Tai O fire leaves 300 homeless
Almost 300 Tai O villagers were left homeless in a fire that lasted about six hours yesterday in an area targeted for redevelopment as a tourist site. Hours later, angry residents staged a rally accusing firemen of inefficiency.
The fire broke out at 12.36am and spread rapidly, punctuated by explosions of liquefied petroleum gas (LPG) cylinders. The areas of Sha Tsai Min and Sam Chung, consisting of about 90 stilt houses and covering about 1,800 square metres, were worst hit.
The blaze was upgraded to a fourth alarm - the second most serious alert - at 2.22am. A total of 144 firemen using 17 water jets put out the fire at 5.55am. A woman, 52, felt unwell but refused to be admitted to hospital after treatment on the spot. The cause of the blaze, which started in Tai Ping Street, is being investigated. Last night, another fire started in the same area, but was quickly put out.
There are about 500 such houses in the Lantau village, Hong Kong's oldest fishing outpost, which has been at the centre of controversy in recent months over plans to redevelop it into a tourist centre. Residents have said the project would destroy their community.
Some residents who saw their homes burn complained that it took too long for the firemen to arrive and operate the jets. Others sprayed water on the outer walls and roofs of their houses to save their property. Many LPG cylinders were moved to open ground or thrown into the sea to prevent them exploding.
'The fire got very serious in just 45 minutes,' said one resident. 'There were several explosions but the firemen were nowhere in sight. When they arrived, they couldn't get any water out of the pipe.' Homeless villagers staged a protest outside the fire station yesterday after meeting members of the Tai O Rural Committee.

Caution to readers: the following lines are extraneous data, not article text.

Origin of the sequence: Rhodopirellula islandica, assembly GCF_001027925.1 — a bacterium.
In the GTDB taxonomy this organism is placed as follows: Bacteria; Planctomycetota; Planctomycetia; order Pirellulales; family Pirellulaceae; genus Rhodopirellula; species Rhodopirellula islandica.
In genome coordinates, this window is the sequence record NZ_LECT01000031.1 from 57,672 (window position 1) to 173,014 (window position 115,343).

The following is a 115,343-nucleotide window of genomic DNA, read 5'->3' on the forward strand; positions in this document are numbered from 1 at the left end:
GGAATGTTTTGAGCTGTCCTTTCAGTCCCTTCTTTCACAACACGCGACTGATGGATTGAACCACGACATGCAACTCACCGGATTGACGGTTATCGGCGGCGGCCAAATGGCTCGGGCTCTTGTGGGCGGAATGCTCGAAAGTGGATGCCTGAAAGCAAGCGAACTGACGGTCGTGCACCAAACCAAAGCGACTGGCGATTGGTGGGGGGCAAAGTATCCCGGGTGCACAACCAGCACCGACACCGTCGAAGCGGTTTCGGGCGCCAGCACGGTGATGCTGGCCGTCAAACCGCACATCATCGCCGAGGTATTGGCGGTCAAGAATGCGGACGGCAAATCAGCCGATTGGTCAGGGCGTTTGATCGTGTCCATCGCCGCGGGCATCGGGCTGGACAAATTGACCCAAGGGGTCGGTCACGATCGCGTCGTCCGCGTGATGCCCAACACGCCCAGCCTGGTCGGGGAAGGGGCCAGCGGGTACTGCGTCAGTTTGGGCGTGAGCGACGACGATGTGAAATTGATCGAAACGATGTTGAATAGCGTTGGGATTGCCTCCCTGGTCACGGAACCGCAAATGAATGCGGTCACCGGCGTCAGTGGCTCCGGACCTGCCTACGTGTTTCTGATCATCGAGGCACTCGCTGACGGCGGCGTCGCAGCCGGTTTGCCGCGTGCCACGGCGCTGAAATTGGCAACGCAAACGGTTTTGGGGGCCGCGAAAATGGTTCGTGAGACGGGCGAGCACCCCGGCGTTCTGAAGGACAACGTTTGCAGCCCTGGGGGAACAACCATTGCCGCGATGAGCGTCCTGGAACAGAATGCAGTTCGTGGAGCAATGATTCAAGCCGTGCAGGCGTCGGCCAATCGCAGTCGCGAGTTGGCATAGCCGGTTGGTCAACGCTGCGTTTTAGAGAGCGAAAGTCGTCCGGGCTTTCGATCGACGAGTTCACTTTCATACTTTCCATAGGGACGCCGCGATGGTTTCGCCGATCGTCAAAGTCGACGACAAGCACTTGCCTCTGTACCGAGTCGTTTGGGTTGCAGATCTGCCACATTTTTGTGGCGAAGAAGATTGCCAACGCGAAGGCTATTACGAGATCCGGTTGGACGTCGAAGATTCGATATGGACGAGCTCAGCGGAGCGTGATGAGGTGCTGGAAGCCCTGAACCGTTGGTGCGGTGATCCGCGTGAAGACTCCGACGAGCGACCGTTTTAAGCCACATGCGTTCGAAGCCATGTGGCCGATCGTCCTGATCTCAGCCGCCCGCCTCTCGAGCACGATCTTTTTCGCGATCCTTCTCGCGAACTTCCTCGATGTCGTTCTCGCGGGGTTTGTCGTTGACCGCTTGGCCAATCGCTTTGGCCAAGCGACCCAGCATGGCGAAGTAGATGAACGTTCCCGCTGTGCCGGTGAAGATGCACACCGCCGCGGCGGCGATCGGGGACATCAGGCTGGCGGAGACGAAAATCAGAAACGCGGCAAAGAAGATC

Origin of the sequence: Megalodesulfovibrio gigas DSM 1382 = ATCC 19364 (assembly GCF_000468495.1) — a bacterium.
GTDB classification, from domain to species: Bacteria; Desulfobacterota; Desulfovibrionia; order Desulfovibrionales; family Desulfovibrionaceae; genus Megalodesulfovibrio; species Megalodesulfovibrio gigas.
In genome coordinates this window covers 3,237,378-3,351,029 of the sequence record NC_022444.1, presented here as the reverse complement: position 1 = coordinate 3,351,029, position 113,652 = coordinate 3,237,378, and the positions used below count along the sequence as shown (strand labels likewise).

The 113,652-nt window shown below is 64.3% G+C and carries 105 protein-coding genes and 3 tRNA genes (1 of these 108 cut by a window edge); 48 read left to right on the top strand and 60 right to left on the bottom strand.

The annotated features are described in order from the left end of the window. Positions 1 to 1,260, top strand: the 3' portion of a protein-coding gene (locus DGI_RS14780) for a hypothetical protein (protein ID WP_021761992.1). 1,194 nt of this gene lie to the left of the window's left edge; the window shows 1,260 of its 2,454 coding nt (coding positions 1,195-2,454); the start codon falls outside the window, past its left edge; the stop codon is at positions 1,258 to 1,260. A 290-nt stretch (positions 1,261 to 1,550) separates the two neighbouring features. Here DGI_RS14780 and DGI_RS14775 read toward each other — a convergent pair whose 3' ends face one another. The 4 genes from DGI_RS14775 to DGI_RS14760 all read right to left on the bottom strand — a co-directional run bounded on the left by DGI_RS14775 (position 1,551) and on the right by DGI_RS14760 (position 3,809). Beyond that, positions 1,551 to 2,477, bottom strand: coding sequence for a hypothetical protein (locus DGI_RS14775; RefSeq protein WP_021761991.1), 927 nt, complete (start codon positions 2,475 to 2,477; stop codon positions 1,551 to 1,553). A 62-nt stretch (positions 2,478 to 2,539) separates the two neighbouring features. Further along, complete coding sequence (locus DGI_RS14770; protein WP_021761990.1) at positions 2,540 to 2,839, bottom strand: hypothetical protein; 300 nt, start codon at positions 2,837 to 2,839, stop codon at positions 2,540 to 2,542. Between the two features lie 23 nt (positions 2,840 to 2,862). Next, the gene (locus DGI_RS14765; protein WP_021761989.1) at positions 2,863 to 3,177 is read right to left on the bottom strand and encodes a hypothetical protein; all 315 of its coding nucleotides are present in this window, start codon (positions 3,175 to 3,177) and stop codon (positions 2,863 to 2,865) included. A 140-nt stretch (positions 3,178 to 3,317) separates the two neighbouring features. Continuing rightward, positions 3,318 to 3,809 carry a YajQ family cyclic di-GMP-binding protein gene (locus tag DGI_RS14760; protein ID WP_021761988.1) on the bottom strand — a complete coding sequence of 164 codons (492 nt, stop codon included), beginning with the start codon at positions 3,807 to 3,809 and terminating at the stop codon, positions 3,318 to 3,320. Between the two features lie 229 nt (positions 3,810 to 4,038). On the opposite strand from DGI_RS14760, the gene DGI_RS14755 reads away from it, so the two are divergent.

The senior divisional officer of the Fire Services Department, Wun Hon-bong, said there might have been delays in spraying homes in certain parts of the village. He said firemen arrived at the scene six minutes after receiving calls and began operating the jets within 13 minutes.
He admitted they had spent some time finding paths but denied this had caused delay. He also denied there were difficulties with water supply.
'The source of water was not a problem. The fact that there were gas explosions and the fire was spreading fast might have confused the residents,' Mr Wun said. He said officers had considered using helicopters to drop water bombs, but decided it would be too difficult at night.
The chairman of the Island District Council, Daniel Lam Wai-keung, said he had read the record of the Fire Services Department and was satisfied the firemen had not delayed the rescue work.
'There was a lot of stock and the wind was strong. The rescue work was understandably difficult,' said Mr Lam. He said the council had set up a group to meet government departments over resettlement plans.
Temporary shelters have been opened for the 296 residents from 66 families made homeless. Most have refused to be rehoused outside Tai O, where their families have lived for generations.
The ruined area is included in a government plan to redevelop Tai O into a tourist spot consisting of a boat anchorage, an entrance plaza and a folk museum.